Mention Kaii Higashiyama and chances are most people in Singapore will draw a blank. But say “东山魁夷” (Dongshan Kuiyi), his name in Chinese, and most art lovers literate in Chinese everywhere would readily recognise him as one of Japan’s greatest artists of the modern era.
I happened to moderate a talk on the art of Higashiyama held late last month in G-Art Gallery in Bras Basah Complex. The talk was given by Mr K C Low, 81, a veteran Singapore writer who has lived and worked in Japan for 20 years and published several books on Japanese art in Taiwan.
Mr Low had actually met Higashiyama at least twice while in Japan and got to talk to him about his art. When back in Singapore later, Low often kept in touch with him over the telephone.
It was precisely because not many people here were familiar with such an iconic figure that prompted Low to introduce him in the talk, which was conducted in Mandarin. “Even if people have heard of him, they might not realise what he is so well known for,” said Low, a graduate of Tokyo University of Marine Science and Technology.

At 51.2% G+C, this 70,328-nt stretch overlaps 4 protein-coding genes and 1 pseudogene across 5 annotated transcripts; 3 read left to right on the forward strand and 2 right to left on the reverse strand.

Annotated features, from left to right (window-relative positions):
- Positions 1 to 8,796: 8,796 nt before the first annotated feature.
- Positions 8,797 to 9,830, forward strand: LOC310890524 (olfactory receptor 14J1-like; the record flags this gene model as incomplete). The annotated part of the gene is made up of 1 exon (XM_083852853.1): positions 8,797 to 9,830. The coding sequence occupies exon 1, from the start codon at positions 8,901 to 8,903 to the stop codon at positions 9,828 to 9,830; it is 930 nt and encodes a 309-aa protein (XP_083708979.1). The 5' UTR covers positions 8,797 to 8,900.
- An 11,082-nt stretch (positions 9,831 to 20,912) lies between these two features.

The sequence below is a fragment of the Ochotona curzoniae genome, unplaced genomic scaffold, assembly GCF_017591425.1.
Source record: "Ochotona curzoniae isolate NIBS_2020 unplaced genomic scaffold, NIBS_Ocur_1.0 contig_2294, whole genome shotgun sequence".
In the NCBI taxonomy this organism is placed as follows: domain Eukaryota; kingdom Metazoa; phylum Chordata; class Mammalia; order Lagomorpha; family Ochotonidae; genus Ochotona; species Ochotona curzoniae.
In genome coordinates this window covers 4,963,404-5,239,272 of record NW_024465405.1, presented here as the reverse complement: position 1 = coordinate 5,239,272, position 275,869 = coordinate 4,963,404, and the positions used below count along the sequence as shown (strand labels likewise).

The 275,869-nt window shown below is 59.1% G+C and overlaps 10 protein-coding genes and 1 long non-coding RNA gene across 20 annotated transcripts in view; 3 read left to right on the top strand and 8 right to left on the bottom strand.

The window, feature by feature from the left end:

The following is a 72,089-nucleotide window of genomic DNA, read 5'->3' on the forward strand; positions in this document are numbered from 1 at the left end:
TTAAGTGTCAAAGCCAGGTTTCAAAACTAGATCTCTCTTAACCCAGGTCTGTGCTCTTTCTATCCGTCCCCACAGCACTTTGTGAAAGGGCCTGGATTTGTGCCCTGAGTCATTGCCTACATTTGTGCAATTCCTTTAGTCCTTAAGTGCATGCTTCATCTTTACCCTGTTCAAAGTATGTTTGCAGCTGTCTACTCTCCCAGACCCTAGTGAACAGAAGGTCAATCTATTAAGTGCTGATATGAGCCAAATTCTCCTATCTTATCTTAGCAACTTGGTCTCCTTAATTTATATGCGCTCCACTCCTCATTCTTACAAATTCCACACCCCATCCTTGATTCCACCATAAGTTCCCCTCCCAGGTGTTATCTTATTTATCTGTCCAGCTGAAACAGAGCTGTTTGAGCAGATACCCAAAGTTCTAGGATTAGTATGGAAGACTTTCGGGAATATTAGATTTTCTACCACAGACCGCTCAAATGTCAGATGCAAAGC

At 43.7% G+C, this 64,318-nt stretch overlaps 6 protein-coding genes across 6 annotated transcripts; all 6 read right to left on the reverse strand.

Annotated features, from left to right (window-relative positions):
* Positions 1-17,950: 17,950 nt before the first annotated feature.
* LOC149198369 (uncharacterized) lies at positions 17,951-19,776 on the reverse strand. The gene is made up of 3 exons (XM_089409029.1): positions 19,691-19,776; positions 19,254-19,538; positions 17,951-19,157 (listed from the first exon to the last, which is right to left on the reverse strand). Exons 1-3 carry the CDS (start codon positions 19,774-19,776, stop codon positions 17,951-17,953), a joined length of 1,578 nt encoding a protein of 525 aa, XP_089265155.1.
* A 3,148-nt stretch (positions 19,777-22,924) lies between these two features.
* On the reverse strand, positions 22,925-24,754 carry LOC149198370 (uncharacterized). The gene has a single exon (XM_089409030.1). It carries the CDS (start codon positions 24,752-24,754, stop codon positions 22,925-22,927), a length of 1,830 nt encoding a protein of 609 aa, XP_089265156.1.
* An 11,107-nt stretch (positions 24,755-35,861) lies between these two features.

... he is highly regarded for his distinctive landscapes such as The Path, Vibrant Green, and Winter Flower, which are imbued with rich spirituality and lyricism often considered a universal expression of the Japanese view of nature.
Murals at a Nara temple founded by Chinese monk Jianzhen
Besides, the artist’s close association with Chinese culture, especially ink art, was another good reason why the topic would be of great interest to those in the art circle, he explained.
Kaii Higashiyama (1908-1999) graduated from Tokyo School of Fine Arts before travelling to Germany for his studies. Representative of post-war Japanese art, he is highly regarded for his distinctive landscapes such as The Path, Vibrant Green, and Winter Flower, which are imbued with rich spirituality and lyricism often considered a universal expression of the Japanese view of nature. Besides he was also a celebrated writer known for his prose and poetry.